Marlborough is one of New Zealand’s premier wine regions. It has been said that there is no wine anywhere in the world which tastes like the wines of Marlborough. The balance of exceptional purity and vibrancy of its flavours - showcasing engaging aromas, distinctive varietal characteristics and refreshing acidity. The region is producing quality, exciting wines which both surprise and delight wine enthusiasts and connoisseurs alike.
So - what is it that makes the wines of Marlborough so distinctive and recognizable and in such demand? As with any of the great winemaking regions of the world, the answer lies in a mysterious collaboration of the grape vine with the areas climate and soil, strengthened by a desire of pioneering winemakers to express this unique terroir.


Marlborough is New Zealand’s flagship wine region which, in combination with Sauvignon Blanc, has put the country on the international wine map. Marlborough offers several different and unique terroirs within the greater region. Marlborough produces around 70% (by volume) of all the wine made in New Zealand and contributes approximately 80% (with Sauvignon Blanc) to wine exports.
Marlborough itself is a brand, a strong brand that has deservedly achieved this acclaim and recognition around the wine world. You place the word ‘Marlborough’ on a wine label as a seal of quality, giving confidence to the customer on what is in the bottle. Just as with ‘Champagne’ - this gives clarity and confidence to the quality and origin of the wine.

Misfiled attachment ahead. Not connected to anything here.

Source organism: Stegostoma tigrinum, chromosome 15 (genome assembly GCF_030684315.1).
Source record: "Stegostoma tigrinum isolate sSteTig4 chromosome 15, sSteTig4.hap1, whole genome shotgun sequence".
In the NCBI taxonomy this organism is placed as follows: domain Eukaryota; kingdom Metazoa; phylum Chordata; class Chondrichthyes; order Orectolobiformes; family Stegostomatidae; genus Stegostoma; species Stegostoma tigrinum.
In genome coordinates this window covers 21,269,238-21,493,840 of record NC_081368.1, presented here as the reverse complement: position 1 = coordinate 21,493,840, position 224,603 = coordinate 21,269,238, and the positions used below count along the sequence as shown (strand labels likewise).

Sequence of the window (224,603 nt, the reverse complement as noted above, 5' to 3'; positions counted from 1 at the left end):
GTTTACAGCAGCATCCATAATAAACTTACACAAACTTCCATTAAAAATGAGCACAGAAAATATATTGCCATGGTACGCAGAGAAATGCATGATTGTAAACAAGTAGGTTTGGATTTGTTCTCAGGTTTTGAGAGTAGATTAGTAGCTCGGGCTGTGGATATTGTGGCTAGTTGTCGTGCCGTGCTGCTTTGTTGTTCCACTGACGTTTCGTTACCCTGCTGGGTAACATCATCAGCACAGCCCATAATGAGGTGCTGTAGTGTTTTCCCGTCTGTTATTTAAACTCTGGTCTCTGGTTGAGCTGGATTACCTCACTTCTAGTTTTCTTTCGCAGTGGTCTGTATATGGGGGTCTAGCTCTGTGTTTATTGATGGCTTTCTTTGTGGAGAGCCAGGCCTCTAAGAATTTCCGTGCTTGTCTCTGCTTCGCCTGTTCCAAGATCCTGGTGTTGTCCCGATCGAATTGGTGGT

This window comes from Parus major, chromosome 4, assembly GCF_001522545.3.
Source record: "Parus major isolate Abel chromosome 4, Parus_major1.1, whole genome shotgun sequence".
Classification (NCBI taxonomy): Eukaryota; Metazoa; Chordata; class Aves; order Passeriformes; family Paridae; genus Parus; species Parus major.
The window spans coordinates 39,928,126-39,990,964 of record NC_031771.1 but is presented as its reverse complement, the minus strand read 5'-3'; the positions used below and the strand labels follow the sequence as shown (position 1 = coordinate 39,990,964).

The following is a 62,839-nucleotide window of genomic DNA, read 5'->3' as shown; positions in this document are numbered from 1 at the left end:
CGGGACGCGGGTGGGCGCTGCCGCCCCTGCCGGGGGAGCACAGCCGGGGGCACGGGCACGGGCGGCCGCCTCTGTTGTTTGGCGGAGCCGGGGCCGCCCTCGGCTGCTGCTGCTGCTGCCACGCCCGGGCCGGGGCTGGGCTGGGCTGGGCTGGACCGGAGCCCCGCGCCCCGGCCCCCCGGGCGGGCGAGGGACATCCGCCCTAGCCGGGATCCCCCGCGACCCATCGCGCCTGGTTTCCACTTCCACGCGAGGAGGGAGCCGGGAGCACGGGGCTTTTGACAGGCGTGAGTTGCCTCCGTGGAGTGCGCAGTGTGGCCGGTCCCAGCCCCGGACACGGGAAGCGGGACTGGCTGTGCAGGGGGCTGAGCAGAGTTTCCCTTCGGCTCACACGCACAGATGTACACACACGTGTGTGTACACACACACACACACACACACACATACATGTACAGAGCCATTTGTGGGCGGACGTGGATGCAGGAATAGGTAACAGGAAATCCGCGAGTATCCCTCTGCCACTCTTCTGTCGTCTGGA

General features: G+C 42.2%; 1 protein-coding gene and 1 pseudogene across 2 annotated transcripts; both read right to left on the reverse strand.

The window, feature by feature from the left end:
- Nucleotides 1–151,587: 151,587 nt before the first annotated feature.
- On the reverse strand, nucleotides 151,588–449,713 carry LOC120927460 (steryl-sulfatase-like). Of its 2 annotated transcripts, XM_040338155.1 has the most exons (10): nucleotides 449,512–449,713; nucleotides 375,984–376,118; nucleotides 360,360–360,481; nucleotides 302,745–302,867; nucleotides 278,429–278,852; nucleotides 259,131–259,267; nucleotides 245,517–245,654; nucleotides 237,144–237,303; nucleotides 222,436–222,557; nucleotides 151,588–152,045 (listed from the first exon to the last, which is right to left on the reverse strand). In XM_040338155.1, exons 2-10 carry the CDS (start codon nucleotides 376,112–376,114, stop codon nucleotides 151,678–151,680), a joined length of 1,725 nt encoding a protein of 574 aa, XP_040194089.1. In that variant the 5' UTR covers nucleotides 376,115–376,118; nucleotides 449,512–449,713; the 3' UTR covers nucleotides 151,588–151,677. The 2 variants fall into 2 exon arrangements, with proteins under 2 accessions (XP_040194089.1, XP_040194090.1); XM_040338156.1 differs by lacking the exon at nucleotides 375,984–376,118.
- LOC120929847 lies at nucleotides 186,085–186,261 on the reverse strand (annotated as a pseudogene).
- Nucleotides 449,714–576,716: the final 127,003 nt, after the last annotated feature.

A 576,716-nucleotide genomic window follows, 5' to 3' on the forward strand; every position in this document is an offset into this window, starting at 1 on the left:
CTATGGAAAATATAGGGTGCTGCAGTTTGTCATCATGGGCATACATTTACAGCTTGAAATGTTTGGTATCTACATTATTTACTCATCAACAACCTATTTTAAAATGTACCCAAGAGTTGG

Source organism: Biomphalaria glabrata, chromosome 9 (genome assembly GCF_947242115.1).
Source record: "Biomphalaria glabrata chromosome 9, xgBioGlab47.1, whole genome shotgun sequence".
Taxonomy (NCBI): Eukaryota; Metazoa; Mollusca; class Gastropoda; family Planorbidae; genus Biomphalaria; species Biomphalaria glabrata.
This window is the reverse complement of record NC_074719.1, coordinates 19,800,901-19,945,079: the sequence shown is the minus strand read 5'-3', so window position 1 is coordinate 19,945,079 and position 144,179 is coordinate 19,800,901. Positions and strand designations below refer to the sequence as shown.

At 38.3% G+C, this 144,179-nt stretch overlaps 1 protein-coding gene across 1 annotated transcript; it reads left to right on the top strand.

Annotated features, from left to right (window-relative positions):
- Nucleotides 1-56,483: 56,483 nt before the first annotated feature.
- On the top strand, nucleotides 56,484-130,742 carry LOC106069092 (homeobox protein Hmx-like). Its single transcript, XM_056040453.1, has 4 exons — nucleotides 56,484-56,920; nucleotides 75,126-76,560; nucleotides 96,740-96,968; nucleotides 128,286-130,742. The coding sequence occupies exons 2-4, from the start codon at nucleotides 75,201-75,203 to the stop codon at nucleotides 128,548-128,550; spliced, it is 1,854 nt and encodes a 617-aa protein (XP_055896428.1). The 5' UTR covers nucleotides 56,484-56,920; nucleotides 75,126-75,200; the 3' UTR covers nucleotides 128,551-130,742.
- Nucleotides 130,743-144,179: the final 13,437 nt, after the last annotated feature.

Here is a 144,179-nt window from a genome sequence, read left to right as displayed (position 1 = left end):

It has been said that there are typically two types of wine producers - those who build the reputation of a wine region by crafting quality-focused wines. And those who capitalise on that reputation by not investing in the region, and cutting corners and quality. One rolls up their sleeves and builds the regions standing over time - while the other undermines that standing in a much shorter period. These capitalising producers exist in Bordeaux, Burgundy and Barossa to name just a few... and in Marlborough.
The only defence these pioneers and founding wine families have against these pretenders, is to somehow differentiate authentic, high quality wines from the masquerades. So earlier this year, a group of Marlborough wineries / winemakers got together to discuss and talk through how they could create a new protective standard - currently named ‘Pure Marlborough Wine’ or PMW - *(a logo is yet to be confirmed).

At this inaugural gathering, they discussed and addressed the following key points - where the ‘PMW’ membership would be open to any wine producer who:
Make wines grown from 100% Marlborough grapes.
Are committed to crafting high quality wines.
Conform to maximum grape yield guidelines that will be decided by the committee.
Submit samples for taste and / or technical evaluation as required.
Pay an annual fee to help fund and promote the project.
Members will be allowed to use the trademark and logo *(yet to be designed) of PMW on conforming wines that are bottled in New Zealand.

Several winemakers I have spoken with, have a positive response towards this new concept. There is no pressure to join. But in any case, even if you simply use the name ‘Marlborough’ or any wine region on your wine label - you should be true and honest to your customers and do all that you can, to add to the regions reputation, rather than stealing from it.
Following the above rules to be part of the ‘Pure Marlborough Wine’ classification - will not be possible for all wines, difficult vintages and ranges a winery produces. So with the 'PMW' on the label - you will have clarity and confidence in what you are enjoying.
It’s a start, and there could be further refinements and fine-tuning to be done before 'PMW' is officially launched. Marlborough is a renowned international brand - it deserves to be protected.
For the future success of all New Zealand wine - developing quality standards and a level of protection for Marlborough and for all our wine regions is a great idea.